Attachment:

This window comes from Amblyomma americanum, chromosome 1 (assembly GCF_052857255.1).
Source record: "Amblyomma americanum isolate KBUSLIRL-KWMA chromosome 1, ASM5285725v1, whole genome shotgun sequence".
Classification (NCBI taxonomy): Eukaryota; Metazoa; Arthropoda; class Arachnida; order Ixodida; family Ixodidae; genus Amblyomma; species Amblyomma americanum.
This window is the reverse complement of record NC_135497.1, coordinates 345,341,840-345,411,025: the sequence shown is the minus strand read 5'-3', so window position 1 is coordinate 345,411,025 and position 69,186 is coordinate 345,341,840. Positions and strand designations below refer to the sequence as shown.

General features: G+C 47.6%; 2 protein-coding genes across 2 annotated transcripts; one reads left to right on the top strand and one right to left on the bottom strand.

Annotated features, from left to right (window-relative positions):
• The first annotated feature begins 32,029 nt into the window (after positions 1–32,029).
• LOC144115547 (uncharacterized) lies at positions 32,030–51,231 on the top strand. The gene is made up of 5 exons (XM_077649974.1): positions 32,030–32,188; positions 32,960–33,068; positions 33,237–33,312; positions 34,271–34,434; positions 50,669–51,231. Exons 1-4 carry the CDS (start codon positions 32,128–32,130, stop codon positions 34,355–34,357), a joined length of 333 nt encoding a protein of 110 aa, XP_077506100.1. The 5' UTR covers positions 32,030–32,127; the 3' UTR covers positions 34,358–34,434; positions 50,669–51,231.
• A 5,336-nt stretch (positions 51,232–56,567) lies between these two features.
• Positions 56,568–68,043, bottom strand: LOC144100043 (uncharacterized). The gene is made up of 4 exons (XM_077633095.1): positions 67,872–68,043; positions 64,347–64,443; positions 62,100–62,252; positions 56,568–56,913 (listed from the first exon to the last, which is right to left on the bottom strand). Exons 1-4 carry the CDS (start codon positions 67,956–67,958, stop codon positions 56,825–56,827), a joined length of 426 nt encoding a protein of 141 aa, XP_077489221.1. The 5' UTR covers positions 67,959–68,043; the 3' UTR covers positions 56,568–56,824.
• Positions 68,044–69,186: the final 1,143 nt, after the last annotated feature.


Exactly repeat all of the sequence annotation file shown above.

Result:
This window comes from Amblyomma americanum, chromosome 1 (assembly GCF_052857255.1).
Source record: "Amblyomma americanum isolate KBUSLIRL-KWMA chromosome 1, ASM5285725v1, whole genome shotgun sequence".
Classification (NCBI taxonomy): Eukaryota; Metazoa; Arthropoda; class Arachnida; order Ixodida; family Ixodidae; genus Amblyomma; species Amblyomma americanum.
This window is the reverse complement of record NC_135497.1, coordinates 345,341,840-345,411,025: the sequence shown is the minus strand read 5'-3', so window position 1 is coordinate 345,411,025 and position 69,186 is coordinate 345,341,840. Positions and strand designations below refer to the sequence as shown.

General features: G+C 47.6%; 2 protein-coding genes across 2 annotated transcripts; one reads left to right on the top strand and one right to left on the bottom strand.

Annotated features, from left to right (window-relative positions):
• The first annotated feature begins 32,029 nt into the window (after positions 1–32,029).
• LOC144115547 (uncharacterized) lies at positions 32,030–51,231 on the top strand. The gene is made up of 5 exons (XM_077649974.1): positions 32,030–32,188; positions 32,960–33,068; positions 33,237–33,312; positions 34,271–34,434; positions 50,669–51,231. Exons 1-4 carry the CDS (start codon positions 32,128–32,130, stop codon positions 34,355–34,357), a joined length of 333 nt encoding a protein of 110 aa, XP_077506100.1. The 5' UTR covers positions 32,030–32,127; the 3' UTR covers positions 34,358–34,434; positions 50,669–51,231.
• A 5,336-nt stretch (positions 51,232–56,567) lies between these two features.
• Positions 56,568–68,043, bottom strand: LOC144100043 (uncharacterized). The gene is made up of 4 exons (XM_077633095.1): positions 67,872–68,043; positions 64,347–64,443; positions 62,100–62,252; positions 56,568–56,913 (listed from the first exon to the last, which is right to left on the bottom strand). Exons 1-4 carry the CDS (start codon positions 67,956–67,958, stop codon positions 56,825–56,827), a joined length of 426 nt encoding a protein of 141 aa, XP_077489221.1. The 5' UTR covers positions 67,959–68,043; the 3' UTR covers positions 56,568–56,824.
• Positions 68,044–69,186: the final 1,143 nt, after the last annotated feature.